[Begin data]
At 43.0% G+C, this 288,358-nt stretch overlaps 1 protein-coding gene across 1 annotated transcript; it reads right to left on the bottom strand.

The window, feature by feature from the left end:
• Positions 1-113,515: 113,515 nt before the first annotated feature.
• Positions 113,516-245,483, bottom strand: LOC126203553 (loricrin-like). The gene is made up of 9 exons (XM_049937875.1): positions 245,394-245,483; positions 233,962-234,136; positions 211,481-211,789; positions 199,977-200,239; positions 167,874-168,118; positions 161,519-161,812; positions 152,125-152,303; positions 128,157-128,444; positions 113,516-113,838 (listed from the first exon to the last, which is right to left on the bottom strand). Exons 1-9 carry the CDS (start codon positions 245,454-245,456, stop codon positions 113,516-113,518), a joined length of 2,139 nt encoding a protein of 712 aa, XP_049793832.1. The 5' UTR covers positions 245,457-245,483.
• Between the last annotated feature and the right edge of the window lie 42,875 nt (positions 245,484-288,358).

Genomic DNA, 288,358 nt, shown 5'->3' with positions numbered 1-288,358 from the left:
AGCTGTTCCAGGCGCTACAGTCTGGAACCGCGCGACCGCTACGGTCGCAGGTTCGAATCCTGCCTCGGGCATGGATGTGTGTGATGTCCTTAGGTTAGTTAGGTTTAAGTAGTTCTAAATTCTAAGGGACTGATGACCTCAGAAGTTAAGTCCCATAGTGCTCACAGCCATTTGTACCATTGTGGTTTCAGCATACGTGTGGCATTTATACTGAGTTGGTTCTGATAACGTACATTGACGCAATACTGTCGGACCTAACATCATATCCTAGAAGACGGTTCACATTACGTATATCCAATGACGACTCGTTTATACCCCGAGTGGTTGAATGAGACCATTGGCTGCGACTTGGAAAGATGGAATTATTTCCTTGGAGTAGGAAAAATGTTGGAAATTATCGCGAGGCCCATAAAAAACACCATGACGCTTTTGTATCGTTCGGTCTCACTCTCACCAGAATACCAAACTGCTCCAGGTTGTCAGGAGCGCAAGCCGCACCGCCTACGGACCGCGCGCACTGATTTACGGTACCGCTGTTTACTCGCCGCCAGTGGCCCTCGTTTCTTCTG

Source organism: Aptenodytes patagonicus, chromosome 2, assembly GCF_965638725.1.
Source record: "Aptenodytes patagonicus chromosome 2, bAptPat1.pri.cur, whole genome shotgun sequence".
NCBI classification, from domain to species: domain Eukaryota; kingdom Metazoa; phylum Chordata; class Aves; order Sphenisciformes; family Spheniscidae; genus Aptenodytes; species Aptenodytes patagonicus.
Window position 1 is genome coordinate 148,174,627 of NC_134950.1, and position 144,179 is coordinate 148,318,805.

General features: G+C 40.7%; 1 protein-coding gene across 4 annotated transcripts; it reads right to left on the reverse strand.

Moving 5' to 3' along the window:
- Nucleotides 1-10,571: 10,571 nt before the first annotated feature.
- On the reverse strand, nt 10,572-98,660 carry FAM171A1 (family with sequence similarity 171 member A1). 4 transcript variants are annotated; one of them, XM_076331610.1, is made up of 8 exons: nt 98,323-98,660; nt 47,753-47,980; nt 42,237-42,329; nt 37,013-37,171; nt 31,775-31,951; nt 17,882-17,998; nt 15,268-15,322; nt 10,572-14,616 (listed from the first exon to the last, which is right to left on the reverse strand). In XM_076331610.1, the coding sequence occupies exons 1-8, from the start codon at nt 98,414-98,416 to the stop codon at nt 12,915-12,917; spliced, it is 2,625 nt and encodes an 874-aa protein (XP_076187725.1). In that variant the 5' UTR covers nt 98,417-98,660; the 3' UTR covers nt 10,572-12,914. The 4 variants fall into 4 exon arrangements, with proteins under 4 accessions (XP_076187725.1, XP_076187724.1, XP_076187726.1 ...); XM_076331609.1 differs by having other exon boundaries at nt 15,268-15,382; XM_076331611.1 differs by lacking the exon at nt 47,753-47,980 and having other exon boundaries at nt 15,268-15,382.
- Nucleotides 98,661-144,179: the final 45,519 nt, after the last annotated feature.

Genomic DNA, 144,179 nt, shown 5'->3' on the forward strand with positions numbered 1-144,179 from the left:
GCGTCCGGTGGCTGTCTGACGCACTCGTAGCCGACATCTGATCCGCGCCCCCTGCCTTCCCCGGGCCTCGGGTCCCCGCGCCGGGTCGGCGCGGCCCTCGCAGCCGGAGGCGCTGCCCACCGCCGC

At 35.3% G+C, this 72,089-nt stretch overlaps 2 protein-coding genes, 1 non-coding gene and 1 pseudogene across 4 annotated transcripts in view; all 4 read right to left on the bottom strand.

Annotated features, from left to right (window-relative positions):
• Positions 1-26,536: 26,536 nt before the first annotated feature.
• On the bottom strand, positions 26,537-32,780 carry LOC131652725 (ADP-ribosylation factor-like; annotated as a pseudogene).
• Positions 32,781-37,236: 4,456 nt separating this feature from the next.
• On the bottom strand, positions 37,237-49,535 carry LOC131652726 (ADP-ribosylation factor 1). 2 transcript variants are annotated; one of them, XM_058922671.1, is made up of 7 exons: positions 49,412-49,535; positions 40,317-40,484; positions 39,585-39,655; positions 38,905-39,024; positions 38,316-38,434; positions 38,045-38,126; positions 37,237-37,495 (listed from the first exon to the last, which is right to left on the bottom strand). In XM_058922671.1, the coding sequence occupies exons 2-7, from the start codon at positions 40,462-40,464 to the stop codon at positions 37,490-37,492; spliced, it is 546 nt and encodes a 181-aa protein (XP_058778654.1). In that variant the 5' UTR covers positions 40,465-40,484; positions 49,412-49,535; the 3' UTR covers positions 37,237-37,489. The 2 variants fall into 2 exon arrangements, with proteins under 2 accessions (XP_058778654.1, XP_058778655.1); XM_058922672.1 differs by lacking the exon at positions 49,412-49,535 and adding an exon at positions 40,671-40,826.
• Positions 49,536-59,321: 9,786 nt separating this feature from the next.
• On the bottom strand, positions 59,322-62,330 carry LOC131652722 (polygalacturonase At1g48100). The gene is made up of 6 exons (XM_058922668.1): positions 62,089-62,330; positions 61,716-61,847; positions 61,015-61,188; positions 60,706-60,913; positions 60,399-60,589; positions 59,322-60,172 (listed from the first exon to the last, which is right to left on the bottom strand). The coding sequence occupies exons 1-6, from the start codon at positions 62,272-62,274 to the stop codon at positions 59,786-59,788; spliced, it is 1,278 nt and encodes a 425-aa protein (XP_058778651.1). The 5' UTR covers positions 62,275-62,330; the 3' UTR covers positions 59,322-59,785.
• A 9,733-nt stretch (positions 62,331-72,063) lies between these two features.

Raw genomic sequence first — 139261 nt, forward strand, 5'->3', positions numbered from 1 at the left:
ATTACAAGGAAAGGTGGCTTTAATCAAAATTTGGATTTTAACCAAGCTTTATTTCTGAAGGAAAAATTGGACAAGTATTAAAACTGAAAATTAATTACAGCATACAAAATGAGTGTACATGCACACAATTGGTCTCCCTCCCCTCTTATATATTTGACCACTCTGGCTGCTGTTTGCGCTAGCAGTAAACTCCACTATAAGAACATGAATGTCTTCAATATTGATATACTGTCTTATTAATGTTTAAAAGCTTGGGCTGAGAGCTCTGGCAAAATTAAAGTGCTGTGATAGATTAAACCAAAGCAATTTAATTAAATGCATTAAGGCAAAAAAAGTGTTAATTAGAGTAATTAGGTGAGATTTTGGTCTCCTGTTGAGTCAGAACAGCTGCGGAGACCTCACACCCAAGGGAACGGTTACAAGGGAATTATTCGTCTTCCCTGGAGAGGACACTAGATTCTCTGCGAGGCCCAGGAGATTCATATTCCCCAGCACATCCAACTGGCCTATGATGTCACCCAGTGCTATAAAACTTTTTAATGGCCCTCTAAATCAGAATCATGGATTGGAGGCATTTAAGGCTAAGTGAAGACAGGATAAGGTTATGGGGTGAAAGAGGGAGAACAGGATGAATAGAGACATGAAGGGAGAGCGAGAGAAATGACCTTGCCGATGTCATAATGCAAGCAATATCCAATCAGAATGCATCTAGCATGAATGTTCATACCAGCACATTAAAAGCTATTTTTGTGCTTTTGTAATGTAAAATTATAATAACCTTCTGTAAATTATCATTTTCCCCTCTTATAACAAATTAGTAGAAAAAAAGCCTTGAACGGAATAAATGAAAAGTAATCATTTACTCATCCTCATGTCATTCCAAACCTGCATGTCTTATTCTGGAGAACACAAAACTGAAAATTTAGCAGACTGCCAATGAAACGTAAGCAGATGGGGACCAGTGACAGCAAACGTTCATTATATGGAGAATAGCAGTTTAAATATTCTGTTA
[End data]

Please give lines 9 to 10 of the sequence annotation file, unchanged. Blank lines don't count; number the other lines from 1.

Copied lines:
Source record: "Aptenodytes patagonicus chromosome 2, bAptPat1.pri.cur, whole genome shotgun sequence".
NCBI classification, from domain to species: domain Eukaryota; kingdom Metazoa; phylum Chordata; class Aves; order Sphenisciformes; family Spheniscidae; genus Aptenodytes; species Aptenodytes patagonicus.